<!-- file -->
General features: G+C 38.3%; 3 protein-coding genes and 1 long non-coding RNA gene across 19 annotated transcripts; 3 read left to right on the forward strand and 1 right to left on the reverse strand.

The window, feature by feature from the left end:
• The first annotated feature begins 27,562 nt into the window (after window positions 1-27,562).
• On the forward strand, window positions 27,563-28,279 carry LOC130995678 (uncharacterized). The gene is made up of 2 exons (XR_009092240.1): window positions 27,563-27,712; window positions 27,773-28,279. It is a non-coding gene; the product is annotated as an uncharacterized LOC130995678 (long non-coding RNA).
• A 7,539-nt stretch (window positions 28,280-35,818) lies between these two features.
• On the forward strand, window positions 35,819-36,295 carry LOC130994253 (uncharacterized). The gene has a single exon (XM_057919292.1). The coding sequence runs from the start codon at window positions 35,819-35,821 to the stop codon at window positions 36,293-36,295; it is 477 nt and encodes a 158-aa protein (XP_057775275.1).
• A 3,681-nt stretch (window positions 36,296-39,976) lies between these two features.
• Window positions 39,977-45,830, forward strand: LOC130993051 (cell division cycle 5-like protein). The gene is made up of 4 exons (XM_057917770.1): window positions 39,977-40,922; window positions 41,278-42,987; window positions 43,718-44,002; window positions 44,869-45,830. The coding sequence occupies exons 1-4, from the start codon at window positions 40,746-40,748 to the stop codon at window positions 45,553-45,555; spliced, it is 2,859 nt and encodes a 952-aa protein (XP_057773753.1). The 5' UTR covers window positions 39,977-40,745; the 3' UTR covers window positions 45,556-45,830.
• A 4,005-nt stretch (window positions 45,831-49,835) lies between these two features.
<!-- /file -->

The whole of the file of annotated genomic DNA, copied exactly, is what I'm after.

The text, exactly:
General features: G+C 38.3%; 3 protein-coding genes and 1 long non-coding RNA gene across 19 annotated transcripts; 3 read left to right on the forward strand and 1 right to left on the reverse strand.

The window, feature by feature from the left end:
• The first annotated feature begins 27,562 nt into the window (after window positions 1-27,562).
• On the forward strand, window positions 27,563-28,279 carry LOC130995678 (uncharacterized). The gene is made up of 2 exons (XR_009092240.1): window positions 27,563-27,712; window positions 27,773-28,279. It is a non-coding gene; the product is annotated as an uncharacterized LOC130995678 (long non-coding RNA).
• A 7,539-nt stretch (window positions 28,280-35,818) lies between these two features.
• On the forward strand, window positions 35,819-36,295 carry LOC130994253 (uncharacterized). The gene has a single exon (XM_057919292.1). The coding sequence runs from the start codon at window positions 35,819-35,821 to the stop codon at window positions 36,293-36,295; it is 477 nt and encodes a 158-aa protein (XP_057775275.1).
• A 3,681-nt stretch (window positions 36,296-39,976) lies between these two features.
• Window positions 39,977-45,830, forward strand: LOC130993051 (cell division cycle 5-like protein). The gene is made up of 4 exons (XM_057917770.1): window positions 39,977-40,922; window positions 41,278-42,987; window positions 43,718-44,002; window positions 44,869-45,830. The coding sequence occupies exons 1-4, from the start codon at window positions 40,746-40,748 to the stop codon at window positions 45,553-45,555; spliced, it is 2,859 nt and encodes a 952-aa protein (XP_057773753.1). The 5' UTR covers window positions 39,977-40,745; the 3' UTR covers window positions 45,556-45,830.
• A 4,005-nt stretch (window positions 45,831-49,835) lies between these two features.